Juan Garcia's cell phone is rarely idle.
While in meetings, at rallies or even in bed, immigrants are calling him, asking for help with everything from paying rent to handling immigration agents at their doorstep.
Garcia, who came to the United States in 1977 in the trunk of a car to escape a bloody civil war in Guatemala, his homeland, has been especially busy in the year since Gov. Don Carcieri signed an executive order that targets illegal immigration.
Garcia has emerged as the go-to person for immigrants unwilling to work with police or state agencies for fear they or someone they love could be deported.
"It's not a job. It's a mission," he said. "I'm working seven days a week because I feel it in my heart."
A community organizer for the Immigrants in Action Committee, a nonprofit group with about 550 members, the 56-year-old Garcia has become one of the most public faces of opposition to Carcieri's March 2008 order. It requires state police and prison officials to identify illegal immigrants for deportation and mandates that state agencies and contractors use a federal database to validate employees' legal status.
Garcia believes the order is confusing and has led to racial profiling. He believes illegal immigration should be treated as a civil _ not criminal _ violation, a view that rankles people like Terry Gorman, who wants immigration laws tightened and strictly enforced.
"I respect that he fights for what he believes in, even though I totally disagree with it," said Gorman, founder of Rhode Islanders for Immigration Law Enforcement.
Garcia is a regular Saturday-morning guest on a Spanish-language radio station, WKKB-FM. He's not shy about broadcasting the address of a home targeted by immigration agents so listeners can show up to lend support. He has led a demonstration at the Statehouse and invited police departments to meet with immigrant groups to explain their jobs and allay concerns.
And he educates recent immigrants on everyday concerns: They must have a license to drive a car off a sales lot, he tells them, and they can't walk around with open beer containers or play loud music into the night.
"Many people who come here from villages don't follow the system because (there), they live without rules," he said.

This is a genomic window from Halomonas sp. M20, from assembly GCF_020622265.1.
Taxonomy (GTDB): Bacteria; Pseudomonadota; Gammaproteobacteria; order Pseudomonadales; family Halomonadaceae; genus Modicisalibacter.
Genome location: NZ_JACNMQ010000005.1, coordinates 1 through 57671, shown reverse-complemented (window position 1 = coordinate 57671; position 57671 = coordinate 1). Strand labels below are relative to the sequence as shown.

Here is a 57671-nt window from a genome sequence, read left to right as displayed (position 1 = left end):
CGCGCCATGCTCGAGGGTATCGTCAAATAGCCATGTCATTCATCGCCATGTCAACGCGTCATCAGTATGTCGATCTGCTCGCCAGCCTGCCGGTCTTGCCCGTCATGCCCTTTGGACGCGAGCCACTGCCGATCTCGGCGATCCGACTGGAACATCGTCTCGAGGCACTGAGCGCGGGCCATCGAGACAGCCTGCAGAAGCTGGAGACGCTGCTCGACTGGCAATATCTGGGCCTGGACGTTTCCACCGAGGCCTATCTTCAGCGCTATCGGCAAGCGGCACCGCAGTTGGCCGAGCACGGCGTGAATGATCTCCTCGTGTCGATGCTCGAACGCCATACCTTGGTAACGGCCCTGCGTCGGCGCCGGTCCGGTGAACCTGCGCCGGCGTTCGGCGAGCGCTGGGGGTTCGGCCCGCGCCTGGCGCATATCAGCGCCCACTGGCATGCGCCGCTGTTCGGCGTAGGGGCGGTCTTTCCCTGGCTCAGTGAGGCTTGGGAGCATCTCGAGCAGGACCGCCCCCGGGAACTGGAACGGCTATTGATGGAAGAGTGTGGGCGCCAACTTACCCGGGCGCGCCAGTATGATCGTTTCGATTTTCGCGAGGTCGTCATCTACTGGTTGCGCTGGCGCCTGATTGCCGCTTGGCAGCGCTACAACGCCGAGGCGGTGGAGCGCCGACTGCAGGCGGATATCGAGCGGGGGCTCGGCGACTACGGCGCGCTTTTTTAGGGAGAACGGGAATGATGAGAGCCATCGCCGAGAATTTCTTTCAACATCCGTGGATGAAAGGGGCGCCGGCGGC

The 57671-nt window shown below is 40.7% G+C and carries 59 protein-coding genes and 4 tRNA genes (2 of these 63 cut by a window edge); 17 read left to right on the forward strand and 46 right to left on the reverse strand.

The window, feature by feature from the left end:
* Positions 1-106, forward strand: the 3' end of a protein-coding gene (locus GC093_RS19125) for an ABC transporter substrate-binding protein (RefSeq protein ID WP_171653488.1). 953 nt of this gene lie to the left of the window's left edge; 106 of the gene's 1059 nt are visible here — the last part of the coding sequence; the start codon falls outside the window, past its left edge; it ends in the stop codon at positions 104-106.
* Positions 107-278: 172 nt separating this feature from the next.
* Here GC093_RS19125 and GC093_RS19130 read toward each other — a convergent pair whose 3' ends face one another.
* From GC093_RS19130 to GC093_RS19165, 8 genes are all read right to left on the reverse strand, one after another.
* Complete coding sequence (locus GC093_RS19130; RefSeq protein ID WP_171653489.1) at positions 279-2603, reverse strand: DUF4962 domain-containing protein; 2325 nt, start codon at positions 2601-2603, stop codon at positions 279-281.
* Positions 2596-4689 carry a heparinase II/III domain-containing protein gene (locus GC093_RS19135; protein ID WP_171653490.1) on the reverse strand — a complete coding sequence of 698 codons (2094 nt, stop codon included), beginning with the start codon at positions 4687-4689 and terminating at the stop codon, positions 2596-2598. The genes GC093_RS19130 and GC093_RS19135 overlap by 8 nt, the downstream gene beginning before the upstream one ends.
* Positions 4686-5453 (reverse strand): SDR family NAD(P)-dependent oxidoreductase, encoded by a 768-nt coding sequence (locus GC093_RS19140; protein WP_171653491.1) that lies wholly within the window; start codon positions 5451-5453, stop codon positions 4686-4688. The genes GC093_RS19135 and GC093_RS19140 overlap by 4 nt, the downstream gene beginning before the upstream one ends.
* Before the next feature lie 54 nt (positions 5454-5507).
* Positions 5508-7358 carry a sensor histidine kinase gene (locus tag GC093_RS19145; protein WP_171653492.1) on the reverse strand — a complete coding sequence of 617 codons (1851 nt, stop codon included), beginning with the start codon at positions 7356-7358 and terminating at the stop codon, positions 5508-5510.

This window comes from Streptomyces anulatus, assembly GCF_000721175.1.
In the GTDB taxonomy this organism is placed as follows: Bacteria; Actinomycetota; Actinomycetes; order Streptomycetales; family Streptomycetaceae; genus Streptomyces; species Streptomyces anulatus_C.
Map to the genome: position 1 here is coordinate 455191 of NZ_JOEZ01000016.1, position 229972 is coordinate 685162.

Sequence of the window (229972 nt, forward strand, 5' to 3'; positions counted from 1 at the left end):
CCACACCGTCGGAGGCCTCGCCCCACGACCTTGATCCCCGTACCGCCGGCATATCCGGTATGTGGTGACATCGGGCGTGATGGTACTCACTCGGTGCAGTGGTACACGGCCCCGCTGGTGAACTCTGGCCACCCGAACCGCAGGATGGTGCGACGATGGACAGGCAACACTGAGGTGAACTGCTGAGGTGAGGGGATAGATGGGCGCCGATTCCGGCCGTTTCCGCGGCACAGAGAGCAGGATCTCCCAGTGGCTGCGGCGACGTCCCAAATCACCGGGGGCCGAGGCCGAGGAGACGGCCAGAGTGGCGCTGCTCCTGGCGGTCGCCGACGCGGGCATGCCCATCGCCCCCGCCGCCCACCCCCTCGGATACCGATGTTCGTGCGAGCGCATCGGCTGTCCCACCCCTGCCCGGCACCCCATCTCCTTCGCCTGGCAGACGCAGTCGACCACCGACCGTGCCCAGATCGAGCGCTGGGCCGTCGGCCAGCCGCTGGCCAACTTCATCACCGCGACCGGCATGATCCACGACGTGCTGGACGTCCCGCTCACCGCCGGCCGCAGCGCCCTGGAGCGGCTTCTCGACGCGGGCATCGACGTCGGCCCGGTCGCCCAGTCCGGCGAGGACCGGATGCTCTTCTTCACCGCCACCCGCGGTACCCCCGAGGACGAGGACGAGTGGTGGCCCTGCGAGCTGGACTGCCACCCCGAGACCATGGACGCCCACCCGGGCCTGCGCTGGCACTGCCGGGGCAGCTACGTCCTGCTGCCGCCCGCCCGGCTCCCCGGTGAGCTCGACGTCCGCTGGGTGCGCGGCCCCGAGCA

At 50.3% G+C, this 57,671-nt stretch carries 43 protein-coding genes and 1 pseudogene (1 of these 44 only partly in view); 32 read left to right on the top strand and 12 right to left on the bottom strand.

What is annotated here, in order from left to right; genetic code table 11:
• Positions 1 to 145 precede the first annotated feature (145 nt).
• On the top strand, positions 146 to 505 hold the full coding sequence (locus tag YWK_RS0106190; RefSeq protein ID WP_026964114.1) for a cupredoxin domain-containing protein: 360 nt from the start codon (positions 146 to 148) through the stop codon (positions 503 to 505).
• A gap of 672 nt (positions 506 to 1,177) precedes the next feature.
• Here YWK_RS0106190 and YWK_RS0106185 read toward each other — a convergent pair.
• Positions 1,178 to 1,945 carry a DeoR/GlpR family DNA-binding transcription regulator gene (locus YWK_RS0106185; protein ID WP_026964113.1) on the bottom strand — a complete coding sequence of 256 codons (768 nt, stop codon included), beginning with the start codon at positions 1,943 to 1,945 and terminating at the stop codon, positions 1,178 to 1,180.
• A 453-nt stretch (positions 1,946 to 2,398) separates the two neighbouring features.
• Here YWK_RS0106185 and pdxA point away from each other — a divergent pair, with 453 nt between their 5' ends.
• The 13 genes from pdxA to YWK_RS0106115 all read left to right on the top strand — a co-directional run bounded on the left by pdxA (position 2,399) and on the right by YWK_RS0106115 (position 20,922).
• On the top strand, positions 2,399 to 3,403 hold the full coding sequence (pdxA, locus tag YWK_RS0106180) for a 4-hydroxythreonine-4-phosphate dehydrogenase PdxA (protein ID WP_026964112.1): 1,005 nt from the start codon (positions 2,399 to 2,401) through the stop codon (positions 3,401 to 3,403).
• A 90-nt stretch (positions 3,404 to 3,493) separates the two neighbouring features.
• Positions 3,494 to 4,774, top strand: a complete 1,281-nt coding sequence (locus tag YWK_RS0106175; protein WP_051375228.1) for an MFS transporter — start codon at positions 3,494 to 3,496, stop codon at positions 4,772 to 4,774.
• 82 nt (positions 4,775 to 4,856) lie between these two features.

Garcia has a "total commitment to the individuals who call," said Rachel Miller, director of Rhode Island Jobs With Justice, an advocacy group.
Take Jose Genao. While he and a friend were speaking in Spanish as they waited at a plumbing supply store last March, owner David Richardson asked them to produce social security numbers to show they were legal residents.
Genao, a U.S. citizen who speaks fluent English, wanted to fight but didn't know how. Garcia drew publicity to the case, and Genao filed a complaint with state and local civil rights agencies, which found probable cause Richardson broke city and state discrimination laws.
Richardson apologized and paid a $500 fine to Genao, who gave five $100 payments to the organizations that helped him, including Garcia's Immigrants in Action Committee.
Garcia's activism dates to his childhood. As a 10-year-old, he and other kids threw rocks at Guatemalan troops storming into their village to kill students during the country's 36-year-long civil war which began in 1960.
Garcia sneaked into the U.S. in 1977 _ "without documents, without anything," he said _ and settled in San Antonio, where he later married a U.S. citizen and raised two children.
He began thinking about American immigration policy after his father died in Guatemala in 1988. He was concerned he'd be unable to return to the United States a second time if he went to his father's bedside, an experience that inspired him to help make it easier for those trying to emigrate to America.
He gained legal, permanent residency through his wife but after a divorce moved to Rhode Island, where he had two brothers he barely knew. He found work welding in Pawtucket. But his face bears the scars of a brutal assault that led him, inadvertently, back to his religious faith and a renewed sense of activism. In 1992, attackers stabbed him a dozen times, nearly killing him, during a robbery.
"I felt I hated the people who did this," he said. "I didn't want to feel hatred against anyone."
Searching for peace, he wandered into St. Teresa of Avila, a Catholic church near his Providence home. He began going regularly, and started working in 1998 with Immigrants in Action, which is housed in the church.
He receives a nominal salary and maintains a sparse office with a broken wall clock, chairs with ripped vinyl cushions and a picture of Mother Teresa.
He relishes his role as an activist and adviser for new immigrants, but he knows the limits of what one person can do.
"Every day it's the same," he said. "People think I have a magic wand, that I can resolve everything. But no."
Juan Garcia's cell phone is rarely idle.